Marketing Toward Millennials

The world is changing at a faster pace than we ever would’ve thought. Technology this prominent was thought to take 100 years to produce, where over 20 years we have surpassed that limit. However, why are companies still giving clients tangible items that they quickly toss in the trash? Since the existence of trade shows, companies think that giving clients pens, pencils, coffee mugs, stress balls, and note pads (with their logo) were the best way to increase brand awareness and loyalty. Their methods have not evolved as quickly as technology and the population of the workforce.

While this is an excellent chart about Millennials, we do not own this image.

By the year 2020 46% of the population in the work force will be Millennials. Why have they not changed the way of communicating their brand? The addition of Apple’s iPhone and Google’s Android system changed people’s desire to hold less than ever, because they can. In fact, Google Wallet  makes carrying money easier than ever, to put all credit cards on your phone and pay wirelessly. Seamlessly, PayPal has offered similar services, making the use for cash almost non-existent. The iPhone “5” or the new iPhone, is one of the biggest product’s to come into the market, what may be in mid-September. While having logoed products may sound like a good idea and you may say, “My logo looks really good on that pen and people are going to use that pen forever!” That is not the case.

Companies must adapt to the ever-changing customer expectations. While people throw out those mindless products quickly, CDs are still in people’s closets, shelf’s, and archives. Something about CDs makes people not want to throw them out. The truth to the tale is that people perceive a CD of having a value greater than $10, so if they throw out a CD, they mine as well rip up a $10 dollar bill. This thinking can prove beneficial for companies because they have the opportunity to give customers a gift with an increased value perception. Along with the new iPhones and Google’s Android system, people can put the CD on their mobile devices and take it with them, something that other tangible products cannot do. As so, when was the last time someone said, “Oh wait? I forgot my stress ball and pen, hold the car let me get it.” With music, that is not the case. Apple’s cloud distribution system has made it easier than ever to access content on the go and virtually hands free. Another opportunity for companies to establish is the use of QR codes. Many companies have adapted to the use of handing out cards with a QR code on it, with a free download of the music album straight to their phone. Apple and Google have made this idea very prominent in the industry with the advancement of phone apps. Free is the key! People can scan the code for free with their phone and download the music CD to their phone and recycle the card. A simple message saying “A gift from us to you” conveys a greater value of loyalty for the customer rather than a tangible replaceable gift.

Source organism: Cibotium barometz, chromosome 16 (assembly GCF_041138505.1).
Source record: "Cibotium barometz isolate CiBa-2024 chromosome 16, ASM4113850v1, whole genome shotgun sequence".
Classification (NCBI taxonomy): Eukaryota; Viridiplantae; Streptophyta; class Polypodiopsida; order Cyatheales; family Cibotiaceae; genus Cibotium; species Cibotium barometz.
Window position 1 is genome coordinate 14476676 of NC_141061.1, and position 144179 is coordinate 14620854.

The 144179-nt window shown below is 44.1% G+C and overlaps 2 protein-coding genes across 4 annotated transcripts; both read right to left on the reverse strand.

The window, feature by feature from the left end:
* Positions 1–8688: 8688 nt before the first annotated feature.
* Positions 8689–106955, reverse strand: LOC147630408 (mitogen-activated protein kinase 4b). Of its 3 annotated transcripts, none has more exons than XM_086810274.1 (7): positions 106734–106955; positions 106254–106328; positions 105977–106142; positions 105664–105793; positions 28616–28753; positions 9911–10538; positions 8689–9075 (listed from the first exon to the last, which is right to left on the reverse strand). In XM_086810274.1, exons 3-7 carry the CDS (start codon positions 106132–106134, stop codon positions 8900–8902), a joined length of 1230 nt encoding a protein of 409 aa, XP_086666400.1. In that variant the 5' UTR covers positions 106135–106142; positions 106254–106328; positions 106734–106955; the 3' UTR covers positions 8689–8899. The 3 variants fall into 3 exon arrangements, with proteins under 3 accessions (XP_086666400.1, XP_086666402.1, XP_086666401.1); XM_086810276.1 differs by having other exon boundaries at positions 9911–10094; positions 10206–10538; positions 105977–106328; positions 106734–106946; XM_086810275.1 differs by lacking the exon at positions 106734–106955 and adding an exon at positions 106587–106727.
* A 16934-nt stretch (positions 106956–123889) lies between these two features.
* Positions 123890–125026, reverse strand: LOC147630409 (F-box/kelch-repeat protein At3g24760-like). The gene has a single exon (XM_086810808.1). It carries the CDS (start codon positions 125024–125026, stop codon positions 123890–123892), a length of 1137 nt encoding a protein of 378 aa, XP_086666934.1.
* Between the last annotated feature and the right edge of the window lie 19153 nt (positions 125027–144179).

The advancement of these products has to be credit of tech companies and the population. In the next 20 years, the work force will be even more vast and full of techno-savvy individuals looking for the next big idea. Since Apple came out with the cloud computing system, it has made it easier for people to carry less. If people want to carry less, then why do companies continually give clients more?

For more information about unique corporate gifts, visit Eyecatcher Press Music.

What Drives Olympians?

Michael Phelps, arguably the best Olympian of all-time broke the record for most medals ever won by an Olympian during the London 2012 Olympics. Watching the London Olympics, we see all athletes’ different rhythms and pre-race protocols, also known as routines. It’s amazing to see how sports are distinctive, yet parallel in the level of preparation. From swimmers spitting water in the pool, gymnasts grinding chalk into their palms, and table tennis players rubbing sweaty palms on the face of the table in between serves, all these routines differ but the everlasting drive is comparable. Each athlete in the London Olympics has some sort of pre-game ritual, or routine. Several are more bizarre than you think, but we don’t question its value to winning the gold.